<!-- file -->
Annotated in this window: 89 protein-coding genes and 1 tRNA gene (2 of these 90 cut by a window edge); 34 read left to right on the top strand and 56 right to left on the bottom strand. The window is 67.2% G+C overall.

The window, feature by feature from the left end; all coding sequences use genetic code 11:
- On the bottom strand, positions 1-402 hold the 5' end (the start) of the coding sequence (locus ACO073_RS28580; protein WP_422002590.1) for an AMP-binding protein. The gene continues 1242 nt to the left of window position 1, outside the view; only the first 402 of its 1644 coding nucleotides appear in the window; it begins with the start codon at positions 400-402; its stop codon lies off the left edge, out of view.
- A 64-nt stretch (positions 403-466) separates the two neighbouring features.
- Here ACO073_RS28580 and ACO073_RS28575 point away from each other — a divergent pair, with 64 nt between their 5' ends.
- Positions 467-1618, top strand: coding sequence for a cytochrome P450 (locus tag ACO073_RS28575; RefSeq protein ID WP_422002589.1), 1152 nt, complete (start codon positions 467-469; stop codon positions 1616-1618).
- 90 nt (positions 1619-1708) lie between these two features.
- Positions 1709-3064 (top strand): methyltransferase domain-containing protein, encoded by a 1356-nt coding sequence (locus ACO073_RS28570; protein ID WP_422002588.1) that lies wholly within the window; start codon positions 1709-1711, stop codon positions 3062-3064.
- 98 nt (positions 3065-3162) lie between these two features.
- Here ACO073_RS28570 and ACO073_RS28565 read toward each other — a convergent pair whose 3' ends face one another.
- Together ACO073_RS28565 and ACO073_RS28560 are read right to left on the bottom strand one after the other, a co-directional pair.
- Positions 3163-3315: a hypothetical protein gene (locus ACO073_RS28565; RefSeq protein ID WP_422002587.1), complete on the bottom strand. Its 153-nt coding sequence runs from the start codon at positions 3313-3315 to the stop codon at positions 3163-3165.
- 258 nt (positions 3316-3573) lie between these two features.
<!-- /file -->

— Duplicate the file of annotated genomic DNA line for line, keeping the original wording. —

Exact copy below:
Annotated in this window: 89 protein-coding genes and 1 tRNA gene (2 of these 90 cut by a window edge); 34 read left to right on the top strand and 56 right to left on the bottom strand. The window is 67.2% G+C overall.

The window, feature by feature from the left end; all coding sequences use genetic code 11:
- On the bottom strand, positions 1-402 hold the 5' end (the start) of the coding sequence (locus ACO073_RS28580; protein WP_422002590.1) for an AMP-binding protein. The gene continues 1242 nt to the left of window position 1, outside the view; only the first 402 of its 1644 coding nucleotides appear in the window; it begins with the start codon at positions 400-402; its stop codon lies off the left edge, out of view.
- A 64-nt stretch (positions 403-466) separates the two neighbouring features.
- Here ACO073_RS28580 and ACO073_RS28575 point away from each other — a divergent pair, with 64 nt between their 5' ends.
- Positions 467-1618, top strand: coding sequence for a cytochrome P450 (locus tag ACO073_RS28575; RefSeq protein ID WP_422002589.1), 1152 nt, complete (start codon positions 467-469; stop codon positions 1616-1618).
- 90 nt (positions 1619-1708) lie between these two features.
- Positions 1709-3064 (top strand): methyltransferase domain-containing protein, encoded by a 1356-nt coding sequence (locus ACO073_RS28570; protein ID WP_422002588.1) that lies wholly within the window; start codon positions 1709-1711, stop codon positions 3062-3064.
- 98 nt (positions 3065-3162) lie between these two features.
- Here ACO073_RS28570 and ACO073_RS28565 read toward each other — a convergent pair whose 3' ends face one another.
- Together ACO073_RS28565 and ACO073_RS28560 are read right to left on the bottom strand one after the other, a co-directional pair.
- Positions 3163-3315: a hypothetical protein gene (locus ACO073_RS28565; RefSeq protein ID WP_422002587.1), complete on the bottom strand. Its 153-nt coding sequence runs from the start codon at positions 3313-3315 to the stop codon at positions 3163-3165.
- 258 nt (positions 3316-3573) lie between these two features.